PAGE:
9. Thom
    Posted March 17, 2009 at 12:54 am | Permalink

    Tom, you’re missing the point. The “transcript” is not from a recorded interview. The Guardian admits up front that they did not video or record the interview. So “yes”, there is a possibility that the reporter screwed it up. I raised that possibility on the last thread.

    I think it’s a little unprofessional, borderline laughable, for them to even try and make the claim of a reporter’s notes as a “transcript.”

  10. googler
    Posted March 17, 2009 at 1:42 am | Permalink

    Thanks Tom

  11. Leo Hickman
    Posted March 17, 2009 at 6:35 am | Permalink

    Hello. I’m Leo Hickman, the journalist who conducted the interview. Very pleased to see you discussing the interview here, but I feel I should just clarify a few things…

    First, the interview was recorded on tape, hence why I was able to transcribe it. Gore’s people didn’t authorise us to make the recording public on the Guardian website. Both parties agreed to this before the interview commenced. It’s a shame, I know, but they were the terms of us doing the interview.

    Second, yes, it would have been nice to run the full transcript, but the reality was we didn’t have the time and/or resources to transcribe the whole conversation. Plus, editorially, we felt it was right to focus on the key points – especially as it was being formatted into a commentable blog post.

    PS. He did say “polar ice caps”, but I think it’s pretty obvious he meant to say “polar sea ice”, “summer sea ice” etc. I know it’s a big difference, but it was a simple slip of the tongue. I don’t think there’s much point reading lots into it.

    Best, Leo

  12. Posted March 17, 2009 at 8:42 pm | Permalink

    Leo:

    Thanks for taking the time to comment here! I appreciate it.

    As I said in my original post, I thought it was pretty obvious that it was a slip of the tongue. But the problem is that this is a big problem for Gore, and it undercuts his authority. His default setting seems to be to stretch the envelope as far as possible to push people into acting. I’m not sure that’s the best strategy. But some folks take me to task for that point of view, saying that when the house is burning down, you really ought to shout. The trouble is that the burning house analogy doesn’t work perfectly here. People do not yet see the flames, so science that’s well within the scientific consensus is hard for many to accept. And then the exaggerations, even if unintentional, invite dismissal of the whole issue.

    Anyway, in my original post I took you to task for not calling Gore on the comment. But now I’m realizing that I wasn’t there, so I have no clue about the ebb and flow of the interview. Suffice it to say that I think Guardian readers should know that no one thinks the Earth’s polar ice caps are going to be totally deglaciated in a few years. (And if you can get Gore’s folks to acknowledge that, all the better.)

  13. Posted March 18, 2009 at 9:10 am | Permalink

    Tom,
    I’m sorry, but you still don’t have it right about arctic sea ice projections.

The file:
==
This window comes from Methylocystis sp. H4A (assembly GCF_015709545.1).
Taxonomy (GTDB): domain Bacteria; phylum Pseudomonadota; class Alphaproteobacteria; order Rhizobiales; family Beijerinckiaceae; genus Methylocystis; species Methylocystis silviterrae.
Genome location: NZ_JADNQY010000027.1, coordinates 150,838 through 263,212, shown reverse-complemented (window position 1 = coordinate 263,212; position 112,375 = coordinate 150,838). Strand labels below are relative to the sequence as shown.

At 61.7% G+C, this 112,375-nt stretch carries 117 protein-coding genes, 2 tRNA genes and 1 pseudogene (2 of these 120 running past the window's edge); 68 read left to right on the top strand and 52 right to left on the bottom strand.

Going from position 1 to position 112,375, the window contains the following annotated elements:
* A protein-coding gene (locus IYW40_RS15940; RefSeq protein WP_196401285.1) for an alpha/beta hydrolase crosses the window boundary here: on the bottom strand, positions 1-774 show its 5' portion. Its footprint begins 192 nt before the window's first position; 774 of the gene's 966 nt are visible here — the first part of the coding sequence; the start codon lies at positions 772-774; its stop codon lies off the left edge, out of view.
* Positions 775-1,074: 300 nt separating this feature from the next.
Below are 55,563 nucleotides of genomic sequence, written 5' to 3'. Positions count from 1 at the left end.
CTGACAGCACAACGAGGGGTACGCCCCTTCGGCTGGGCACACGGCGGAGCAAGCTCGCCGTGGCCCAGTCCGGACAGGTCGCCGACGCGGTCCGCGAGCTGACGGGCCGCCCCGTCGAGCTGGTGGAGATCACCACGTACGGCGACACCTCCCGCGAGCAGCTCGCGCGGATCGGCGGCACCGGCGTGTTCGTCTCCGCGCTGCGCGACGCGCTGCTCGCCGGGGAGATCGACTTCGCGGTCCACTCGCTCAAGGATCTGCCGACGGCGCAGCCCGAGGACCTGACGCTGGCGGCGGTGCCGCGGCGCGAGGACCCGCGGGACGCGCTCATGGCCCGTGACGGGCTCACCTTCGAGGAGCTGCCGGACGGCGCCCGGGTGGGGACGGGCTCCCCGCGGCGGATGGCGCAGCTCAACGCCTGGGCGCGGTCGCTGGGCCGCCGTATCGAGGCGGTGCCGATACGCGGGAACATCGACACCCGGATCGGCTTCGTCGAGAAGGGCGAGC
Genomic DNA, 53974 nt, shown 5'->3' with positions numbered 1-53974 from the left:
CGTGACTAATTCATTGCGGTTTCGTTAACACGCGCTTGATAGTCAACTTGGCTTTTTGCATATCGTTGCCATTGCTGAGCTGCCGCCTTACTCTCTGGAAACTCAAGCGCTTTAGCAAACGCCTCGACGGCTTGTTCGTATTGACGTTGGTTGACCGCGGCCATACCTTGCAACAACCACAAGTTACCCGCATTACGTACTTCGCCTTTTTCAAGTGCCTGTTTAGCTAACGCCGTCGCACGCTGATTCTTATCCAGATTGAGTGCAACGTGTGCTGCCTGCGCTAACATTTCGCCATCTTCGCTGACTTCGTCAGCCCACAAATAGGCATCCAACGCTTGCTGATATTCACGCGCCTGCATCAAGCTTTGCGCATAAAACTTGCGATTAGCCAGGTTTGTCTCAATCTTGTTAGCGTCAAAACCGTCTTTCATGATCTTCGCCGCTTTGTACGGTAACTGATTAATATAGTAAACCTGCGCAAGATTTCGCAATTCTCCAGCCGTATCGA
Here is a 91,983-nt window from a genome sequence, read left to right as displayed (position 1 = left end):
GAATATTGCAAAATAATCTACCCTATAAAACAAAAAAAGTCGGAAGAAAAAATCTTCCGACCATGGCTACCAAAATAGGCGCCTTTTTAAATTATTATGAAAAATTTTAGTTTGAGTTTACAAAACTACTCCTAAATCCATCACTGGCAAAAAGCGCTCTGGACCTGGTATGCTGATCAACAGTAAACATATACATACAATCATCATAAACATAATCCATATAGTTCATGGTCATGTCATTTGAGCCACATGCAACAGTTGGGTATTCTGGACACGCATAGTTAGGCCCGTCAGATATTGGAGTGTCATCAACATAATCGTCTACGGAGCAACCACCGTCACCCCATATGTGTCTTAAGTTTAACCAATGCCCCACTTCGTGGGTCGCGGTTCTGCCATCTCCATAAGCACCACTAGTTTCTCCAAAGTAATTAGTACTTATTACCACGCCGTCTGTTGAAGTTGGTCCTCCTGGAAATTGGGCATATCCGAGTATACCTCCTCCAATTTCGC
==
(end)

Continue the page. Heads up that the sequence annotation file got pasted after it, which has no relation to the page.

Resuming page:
Rather than quote one study as the “latest science”, you should review the invited arctic presentations at the latest AGU conference.

    I would consider projection of ice free arctic in late summer by 2030 as mainstream now (e.g. Mark Serreze of NSIDC). Moreover, Maslowski’s projection of such conditions as “likely” within a few years (i.e. possibly by 2013) is certainly credible, as it takes into account thickness trends and changing arctic weather patterns. 2060 is thus at the upper end of current estimates within the cryosphere science community.

    Do whatever you need to do (how about interviewing Maslowski and/or Serreze), but please get it right.

  14. Posted March 18, 2009 at 11:34 am | Permalink

    Deep Climate:

    Thanks for adding this to the discussion. I appreciate it. I’ll just note that in my original post I said that some scientists believed Arctic sea ice could be lost in 20 years, which would be 2030. Perhaps the word “some” is misleading, and I should have said “many” or even “most” instead. I’m open to what people think would be a fair way to report it.

    On an unrelated note: If anyone posts a comment and it gets stuck in moderation limbo, please email me. I’m pretty sick at the moment, and working too hard at the same time, so stuff is slipping through the cracks. Thanks for your patience!

  15. Leo Hickman
    Posted March 19, 2009 at 5:31 am | Permalink

    Tom, just to explain the dynamic of the interview: it was roughly 50-60 minutes long and it was a double-header with Al Gore and David Blood, CEO of Generation Investment Management. The focus of the interview – again, agreed in advance – was to be about their vision of ‘sustainable capitalism’. There wasn’t much scope for going off-piste with this topic, but we did manage to discuss a few other issues, many of which were then transcribed for the Guardian’s website in addition to being included in the original print news story and interview. I tried to speak to him on the phone the following day to clarify a couple of things – as I was invited to do so – but he was too busy. It was most definitely a “one-shot” situation, but I felt we managed, despite the restrictions, to get some interesting comments nonetheless. I suppose we could have added a bracket after his mention of “polar ice caps” saying something along the lines of “we presume he meant to say ‘Arctic summer sea ice’ here” but that would have been a little presumptive I think without being able to run it past him first. We chose, for accuracy’s sake, to go for a literal transcription of the words he said.